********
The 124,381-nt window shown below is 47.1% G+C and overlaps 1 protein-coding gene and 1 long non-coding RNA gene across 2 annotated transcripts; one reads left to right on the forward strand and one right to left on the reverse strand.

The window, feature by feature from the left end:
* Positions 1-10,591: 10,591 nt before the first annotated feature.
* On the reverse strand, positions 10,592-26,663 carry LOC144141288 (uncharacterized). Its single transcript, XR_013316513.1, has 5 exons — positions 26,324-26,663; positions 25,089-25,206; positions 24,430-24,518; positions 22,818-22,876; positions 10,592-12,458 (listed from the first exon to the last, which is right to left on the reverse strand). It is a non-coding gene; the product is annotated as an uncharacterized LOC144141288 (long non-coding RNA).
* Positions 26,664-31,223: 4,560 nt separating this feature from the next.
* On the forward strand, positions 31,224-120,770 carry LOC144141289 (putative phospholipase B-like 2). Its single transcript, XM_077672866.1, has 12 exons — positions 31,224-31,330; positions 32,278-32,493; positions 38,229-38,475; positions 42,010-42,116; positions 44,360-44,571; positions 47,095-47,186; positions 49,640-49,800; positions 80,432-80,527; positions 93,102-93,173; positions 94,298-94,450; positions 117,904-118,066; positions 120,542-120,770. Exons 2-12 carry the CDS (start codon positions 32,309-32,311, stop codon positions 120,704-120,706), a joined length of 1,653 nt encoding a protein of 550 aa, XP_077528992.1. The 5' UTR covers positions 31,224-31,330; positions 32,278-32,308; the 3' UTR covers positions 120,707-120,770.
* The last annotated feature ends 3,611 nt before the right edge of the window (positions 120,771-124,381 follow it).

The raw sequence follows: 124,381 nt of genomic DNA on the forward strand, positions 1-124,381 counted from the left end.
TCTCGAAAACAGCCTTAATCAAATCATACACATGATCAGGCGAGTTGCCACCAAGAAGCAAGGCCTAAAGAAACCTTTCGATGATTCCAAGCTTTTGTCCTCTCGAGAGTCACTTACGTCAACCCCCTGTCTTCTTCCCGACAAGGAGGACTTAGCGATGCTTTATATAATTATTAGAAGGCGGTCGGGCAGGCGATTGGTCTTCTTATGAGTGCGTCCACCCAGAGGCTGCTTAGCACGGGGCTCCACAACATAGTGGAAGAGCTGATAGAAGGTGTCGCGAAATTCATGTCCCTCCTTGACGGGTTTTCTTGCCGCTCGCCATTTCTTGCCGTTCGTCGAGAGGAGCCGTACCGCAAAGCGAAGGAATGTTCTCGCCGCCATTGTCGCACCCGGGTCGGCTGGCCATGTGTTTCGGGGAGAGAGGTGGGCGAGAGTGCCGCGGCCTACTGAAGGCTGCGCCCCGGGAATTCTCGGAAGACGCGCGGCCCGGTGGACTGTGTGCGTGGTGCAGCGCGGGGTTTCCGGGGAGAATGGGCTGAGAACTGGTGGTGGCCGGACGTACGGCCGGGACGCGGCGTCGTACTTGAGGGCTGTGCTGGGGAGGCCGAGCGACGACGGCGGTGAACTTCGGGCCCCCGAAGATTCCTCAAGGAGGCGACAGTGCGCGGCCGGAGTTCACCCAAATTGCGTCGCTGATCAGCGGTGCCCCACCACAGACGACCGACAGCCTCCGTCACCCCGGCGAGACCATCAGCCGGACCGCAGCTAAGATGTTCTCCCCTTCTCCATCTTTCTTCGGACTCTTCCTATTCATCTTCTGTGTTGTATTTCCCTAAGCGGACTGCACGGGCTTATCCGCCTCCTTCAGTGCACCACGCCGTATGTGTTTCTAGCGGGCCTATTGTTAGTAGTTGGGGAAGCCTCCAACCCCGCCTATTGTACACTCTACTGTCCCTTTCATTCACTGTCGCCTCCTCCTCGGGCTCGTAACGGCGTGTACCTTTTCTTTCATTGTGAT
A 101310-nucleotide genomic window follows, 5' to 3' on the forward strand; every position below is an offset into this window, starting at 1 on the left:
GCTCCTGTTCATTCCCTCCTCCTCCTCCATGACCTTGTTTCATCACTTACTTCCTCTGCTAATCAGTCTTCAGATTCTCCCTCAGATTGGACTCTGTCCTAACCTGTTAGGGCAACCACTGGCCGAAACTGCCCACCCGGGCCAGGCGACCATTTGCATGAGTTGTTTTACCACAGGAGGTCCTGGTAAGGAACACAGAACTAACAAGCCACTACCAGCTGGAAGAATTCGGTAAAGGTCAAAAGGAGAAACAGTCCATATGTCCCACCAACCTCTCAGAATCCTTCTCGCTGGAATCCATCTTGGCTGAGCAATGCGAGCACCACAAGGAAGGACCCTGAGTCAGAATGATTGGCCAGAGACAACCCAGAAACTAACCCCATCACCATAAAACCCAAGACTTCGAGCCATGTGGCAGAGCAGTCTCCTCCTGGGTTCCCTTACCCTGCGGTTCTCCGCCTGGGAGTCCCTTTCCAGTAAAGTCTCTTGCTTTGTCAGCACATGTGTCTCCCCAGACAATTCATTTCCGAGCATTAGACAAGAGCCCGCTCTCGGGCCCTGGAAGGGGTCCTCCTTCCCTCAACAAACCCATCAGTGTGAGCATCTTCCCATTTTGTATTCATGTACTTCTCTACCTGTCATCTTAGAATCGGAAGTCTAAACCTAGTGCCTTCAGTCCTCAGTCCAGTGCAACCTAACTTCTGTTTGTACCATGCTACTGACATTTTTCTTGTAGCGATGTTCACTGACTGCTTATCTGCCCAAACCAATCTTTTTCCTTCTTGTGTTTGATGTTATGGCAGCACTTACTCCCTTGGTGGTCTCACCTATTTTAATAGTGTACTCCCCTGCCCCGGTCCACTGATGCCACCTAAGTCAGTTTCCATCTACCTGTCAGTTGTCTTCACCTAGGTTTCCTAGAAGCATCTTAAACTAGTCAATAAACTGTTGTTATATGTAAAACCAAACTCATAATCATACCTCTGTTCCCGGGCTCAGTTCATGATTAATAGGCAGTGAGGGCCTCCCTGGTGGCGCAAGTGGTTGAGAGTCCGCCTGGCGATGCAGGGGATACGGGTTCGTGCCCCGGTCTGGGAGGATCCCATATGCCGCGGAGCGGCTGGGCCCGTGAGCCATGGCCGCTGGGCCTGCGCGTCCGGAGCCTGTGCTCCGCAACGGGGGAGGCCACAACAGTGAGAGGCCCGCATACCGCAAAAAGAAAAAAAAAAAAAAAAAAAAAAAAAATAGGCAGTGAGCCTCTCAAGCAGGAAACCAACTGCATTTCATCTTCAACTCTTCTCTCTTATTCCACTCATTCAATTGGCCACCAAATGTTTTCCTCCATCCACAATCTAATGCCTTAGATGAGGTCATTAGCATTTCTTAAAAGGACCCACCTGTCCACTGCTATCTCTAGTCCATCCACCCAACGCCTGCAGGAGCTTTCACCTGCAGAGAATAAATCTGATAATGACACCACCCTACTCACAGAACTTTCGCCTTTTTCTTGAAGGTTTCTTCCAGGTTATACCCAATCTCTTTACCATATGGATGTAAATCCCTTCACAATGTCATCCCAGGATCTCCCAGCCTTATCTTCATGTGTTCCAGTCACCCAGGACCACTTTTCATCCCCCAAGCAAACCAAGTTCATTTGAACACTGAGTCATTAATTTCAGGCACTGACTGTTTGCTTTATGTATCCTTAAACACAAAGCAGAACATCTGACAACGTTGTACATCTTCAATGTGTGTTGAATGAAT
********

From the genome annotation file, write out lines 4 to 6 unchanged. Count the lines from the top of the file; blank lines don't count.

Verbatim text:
* On the reverse strand, positions 10,592-26,663 carry LOC144141288 (uncharacterized). Its single transcript, XR_013316513.1, has 5 exons — positions 26,324-26,663; positions 25,089-25,206; positions 24,430-24,518; positions 22,818-22,876; positions 10,592-12,458 (listed from the first exon to the last, which is right to left on the reverse strand). It is a non-coding gene; the product is annotated as an uncharacterized LOC144141288 (long non-coding RNA).
* Positions 26,664-31,223: 4,560 nt separating this feature from the next.
* On the forward strand, positions 31,224-120,770 carry LOC144141289 (putative phospholipase B-like 2). Its single transcript, XM_077672866.1, has 12 exons — positions 31,224-31,330; positions 32,278-32,493; positions 38,229-38,475; positions 42,010-42,116; positions 44,360-44,571; positions 47,095-47,186; positions 49,640-49,800; positions 80,432-80,527; positions 93,102-93,173; positions 94,298-94,450; positions 117,904-118,066; positions 120,542-120,770. Exons 2-12 carry the CDS (start codon positions 32,309-32,311, stop codon positions 120,704-120,706), a joined length of 1,653 nt encoding a protein of 550 aa, XP_077528992.1. The 5' UTR covers positions 31,224-31,330; positions 32,278-32,308; the 3' UTR covers positions 120,707-120,770.